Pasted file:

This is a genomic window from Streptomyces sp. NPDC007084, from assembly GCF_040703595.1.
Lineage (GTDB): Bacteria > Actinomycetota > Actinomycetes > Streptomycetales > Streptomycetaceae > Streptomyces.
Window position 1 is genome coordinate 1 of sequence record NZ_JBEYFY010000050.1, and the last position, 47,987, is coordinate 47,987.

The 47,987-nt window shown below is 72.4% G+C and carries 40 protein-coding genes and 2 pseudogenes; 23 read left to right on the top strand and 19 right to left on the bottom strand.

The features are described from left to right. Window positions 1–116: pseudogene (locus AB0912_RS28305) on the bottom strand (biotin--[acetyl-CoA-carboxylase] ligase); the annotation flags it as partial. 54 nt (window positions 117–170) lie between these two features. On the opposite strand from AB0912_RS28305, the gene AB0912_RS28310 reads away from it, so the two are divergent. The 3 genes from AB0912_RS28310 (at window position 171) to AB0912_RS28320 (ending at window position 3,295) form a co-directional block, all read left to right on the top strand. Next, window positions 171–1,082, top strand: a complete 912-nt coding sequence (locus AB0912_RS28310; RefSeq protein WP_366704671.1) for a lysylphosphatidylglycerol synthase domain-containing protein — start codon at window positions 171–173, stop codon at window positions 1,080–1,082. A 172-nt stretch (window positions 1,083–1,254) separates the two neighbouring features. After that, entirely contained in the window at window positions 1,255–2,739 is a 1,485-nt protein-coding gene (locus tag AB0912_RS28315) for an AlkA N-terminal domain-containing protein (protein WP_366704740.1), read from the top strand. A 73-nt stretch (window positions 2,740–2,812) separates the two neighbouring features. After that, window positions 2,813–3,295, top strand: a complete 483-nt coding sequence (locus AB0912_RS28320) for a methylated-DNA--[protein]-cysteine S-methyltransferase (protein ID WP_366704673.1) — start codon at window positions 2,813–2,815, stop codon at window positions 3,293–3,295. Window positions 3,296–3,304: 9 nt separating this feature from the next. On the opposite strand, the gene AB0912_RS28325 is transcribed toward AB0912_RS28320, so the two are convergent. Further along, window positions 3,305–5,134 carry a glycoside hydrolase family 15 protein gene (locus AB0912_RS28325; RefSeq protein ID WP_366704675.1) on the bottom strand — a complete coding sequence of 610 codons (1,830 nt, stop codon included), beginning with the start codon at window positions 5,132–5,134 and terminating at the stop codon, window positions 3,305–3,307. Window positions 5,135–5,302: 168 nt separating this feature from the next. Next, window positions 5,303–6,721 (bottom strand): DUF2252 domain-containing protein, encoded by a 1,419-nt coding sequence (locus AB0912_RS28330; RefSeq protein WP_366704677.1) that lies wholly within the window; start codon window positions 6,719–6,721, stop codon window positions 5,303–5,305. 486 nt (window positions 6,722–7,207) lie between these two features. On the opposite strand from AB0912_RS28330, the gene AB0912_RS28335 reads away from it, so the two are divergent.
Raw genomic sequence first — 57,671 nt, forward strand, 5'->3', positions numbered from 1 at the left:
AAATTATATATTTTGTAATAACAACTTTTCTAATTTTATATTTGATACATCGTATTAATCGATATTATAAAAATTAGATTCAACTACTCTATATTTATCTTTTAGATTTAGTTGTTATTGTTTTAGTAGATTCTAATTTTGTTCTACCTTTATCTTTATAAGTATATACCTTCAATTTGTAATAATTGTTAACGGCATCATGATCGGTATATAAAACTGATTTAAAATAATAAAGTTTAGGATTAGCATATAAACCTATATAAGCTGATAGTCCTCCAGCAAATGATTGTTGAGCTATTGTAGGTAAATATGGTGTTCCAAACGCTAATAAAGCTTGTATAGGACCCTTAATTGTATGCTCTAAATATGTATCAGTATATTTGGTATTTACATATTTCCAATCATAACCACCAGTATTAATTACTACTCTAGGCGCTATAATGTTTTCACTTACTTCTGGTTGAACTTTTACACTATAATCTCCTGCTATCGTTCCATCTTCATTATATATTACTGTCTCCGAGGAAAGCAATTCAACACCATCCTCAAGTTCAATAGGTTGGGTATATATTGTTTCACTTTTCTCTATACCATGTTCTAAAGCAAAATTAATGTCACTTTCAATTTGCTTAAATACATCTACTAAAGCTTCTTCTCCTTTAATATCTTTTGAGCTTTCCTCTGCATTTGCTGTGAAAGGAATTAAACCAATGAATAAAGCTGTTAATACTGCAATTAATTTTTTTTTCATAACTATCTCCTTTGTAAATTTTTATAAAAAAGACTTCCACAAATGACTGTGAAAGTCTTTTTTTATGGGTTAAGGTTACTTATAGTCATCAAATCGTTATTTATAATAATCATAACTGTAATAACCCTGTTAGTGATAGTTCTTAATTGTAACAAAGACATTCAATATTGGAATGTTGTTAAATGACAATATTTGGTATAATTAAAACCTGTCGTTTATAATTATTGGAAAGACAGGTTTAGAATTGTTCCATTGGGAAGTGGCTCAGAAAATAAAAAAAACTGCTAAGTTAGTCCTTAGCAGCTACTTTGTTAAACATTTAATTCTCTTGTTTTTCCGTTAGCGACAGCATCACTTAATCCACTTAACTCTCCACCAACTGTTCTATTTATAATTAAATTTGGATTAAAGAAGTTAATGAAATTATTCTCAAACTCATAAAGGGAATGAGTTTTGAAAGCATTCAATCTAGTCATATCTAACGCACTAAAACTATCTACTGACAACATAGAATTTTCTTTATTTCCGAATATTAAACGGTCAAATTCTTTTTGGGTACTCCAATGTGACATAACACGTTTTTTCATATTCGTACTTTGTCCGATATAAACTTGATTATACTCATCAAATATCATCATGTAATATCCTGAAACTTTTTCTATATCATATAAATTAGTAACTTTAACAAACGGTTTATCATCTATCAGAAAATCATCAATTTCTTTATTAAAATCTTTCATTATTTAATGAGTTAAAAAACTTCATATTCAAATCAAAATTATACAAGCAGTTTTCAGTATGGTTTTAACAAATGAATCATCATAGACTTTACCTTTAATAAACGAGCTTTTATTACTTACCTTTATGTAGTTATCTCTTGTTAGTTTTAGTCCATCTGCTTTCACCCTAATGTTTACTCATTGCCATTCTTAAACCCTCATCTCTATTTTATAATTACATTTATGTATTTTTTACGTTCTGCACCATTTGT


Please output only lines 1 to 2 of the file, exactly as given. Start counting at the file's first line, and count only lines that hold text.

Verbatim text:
This is a genomic window from Streptomyces sp. NPDC007084, from assembly GCF_040703595.1.
Lineage (GTDB): Bacteria > Actinomycetota > Actinomycetes > Streptomycetales > Streptomycetaceae > Streptomyces.